Monday, August 11, 2014

Do All Arabs Support Hamas?

As you who read my blogs probably know, I work with Arabs. I don't exist in an all Jewish ghetto or vacuum. Being part of a multicultural/national/religious environment was one of the unexpected "bonuses" or phenomena I discovered working as an ordinary salesperson in Yafiz, Sha'ar Binyamin. I'm pretty sure my boss didn't mention it when she offered me the job.

Few people outside of Israel have an idea of how much daily mundane interaction there is between Jews and Arabs in Israel. It's not just a matter of those who hire Arab builders, cleaners and other blue-colored workers. The hospitals are full of Arab Israeli-trained medical staff, and all sorts of stores and restaurants hire Arabs. Besides that, you'll find Arab customers and bus drivers, pharmacists etc. Arabs with Israeli citizenship can enter any part of the country, even more easily than Jews can. That's because anyone who seems Jewish  isn't allowed on "Arab roads" or in "Arab buses," even in Jerusalem.

There are a few interesting things many people have noticed since this recent war between Israel and Hamas began. One is that most Arab countries are trying to keep out. Egypt, which occupied the Gaza Strip (as it was once called) until the Six Days War is promoting itself as a mediator between Israel and Hamas. Jordan which had occupied Judea, Samaria and the Jordan Valley from 1948-1967 has been keeping a very low profile. It has too much to lose if Hamas gets stronger. Jordan is actually the second item on Hamas's menu after Israel. So the Jordanians are hoping that Israel will keep Hamas under control.
As Israel seeks to sideline Hamas in any accord on the Gaza Strip’s future, it’s finding quiet support among Arab nations where antagonism toward the Islamist group eclipses their enmity toward the Jewish state.
Egypt, which mediated a second 72-hour halt to Gaza fighting yesterday, is now ruled by an army chief who presided over a crackdown on Hamas’s Islamist patrons. Saudi Arabia’s king didn't explicitly criticize Israel in a recent lament over civilian deaths in Gaza. The United Arab Emirates, which pledged aid to help rebuild the coastal strip, is also hostile to political Islam.  (Bloomberg News)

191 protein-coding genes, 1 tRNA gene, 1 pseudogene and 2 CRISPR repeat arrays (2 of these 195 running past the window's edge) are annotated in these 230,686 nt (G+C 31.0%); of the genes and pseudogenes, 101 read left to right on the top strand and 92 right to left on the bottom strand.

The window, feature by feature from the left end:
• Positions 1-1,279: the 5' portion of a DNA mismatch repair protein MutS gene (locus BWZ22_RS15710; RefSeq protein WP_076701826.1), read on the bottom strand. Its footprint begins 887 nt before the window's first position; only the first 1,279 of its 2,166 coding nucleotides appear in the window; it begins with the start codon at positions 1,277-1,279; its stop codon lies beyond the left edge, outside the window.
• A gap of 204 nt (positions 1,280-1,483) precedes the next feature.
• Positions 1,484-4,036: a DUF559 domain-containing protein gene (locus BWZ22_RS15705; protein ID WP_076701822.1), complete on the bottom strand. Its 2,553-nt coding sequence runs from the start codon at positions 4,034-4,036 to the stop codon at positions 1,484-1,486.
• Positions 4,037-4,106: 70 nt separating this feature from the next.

At work the extreme reduction in the amount of Arab shoppers is very obvious. I've been working at Yafiz, part of the Rami Levy company for close to four years, and we always had masses of Arabs shopping for holiday clothes during the latter part of Ramadan. It had always made up a very impressive percentage of our sales volume. This year it didn't happen. Hardly a single Arab customer entered the store, certainly none of the usual "shopping tours" we were used to seeing. They didn't patronize Rami Levy Discount Supermarket either.

On the other hand, Arab staff members barely missed a shift. They didn't want to lose their jobs. Minimum wage jobs with Israeli work conditions are considered as relatively "good jobs" for Arabs whether living in Jerusalem with Israeli papers or in the nearby Arab villages. When asked where the Arab customers were, they said that the village leaders had warned them all that the Jews were preparing to murder them, revenge, "tag mechir," "price tag" attacks. The fact that the Arab employees in Rami Levy and Yafiz return home from their shifts in good health doesn't seem to convince them that they are being manipulated, lied to.

It seems like just as the Americans and the so-called "free world" would like Israel to take care of Iran and destroy its nuclear weapons industry, the Arab world would be perfectly happy if Israel would take care of Hamas and destroy its terror base. That makes me wonder which country really is considered the greatest power on earth...


Anonymous said...

and other blue-colored workers.

Sammy Finkelman said...

>> Jordan is actually the second item on Hamas's menu after Israel.

It's also on the Caliph Ibrahim's menu.

That's why President Obama called King Abdullah II on the phone (and made a point of being photographed doing so) after he decided on his limited intevention against ISIS/ISIL/Daesh or whatever you want to call it.

King Abdullah II has the best claim to the caliphate of anyone, so he's a real concern to the new caliph. Abdullah's great-great-grandfather used to be Sherif of Mecca till what was to become Saudi Arabia invaded and annexed his country in 1925. (A tiny piece was annexed by Jordan. Hedjaz was actually a founding member of the League of Nations.)

If ISIS/ISIL/Daesh/IS invades Jordan and is not quickly beaten back, that could be another war for Israel. Netanyahu has to keep this in mind, plus the rockets in Syria and Lebanon.

Batya said...

Sammy thanks for the valuable info.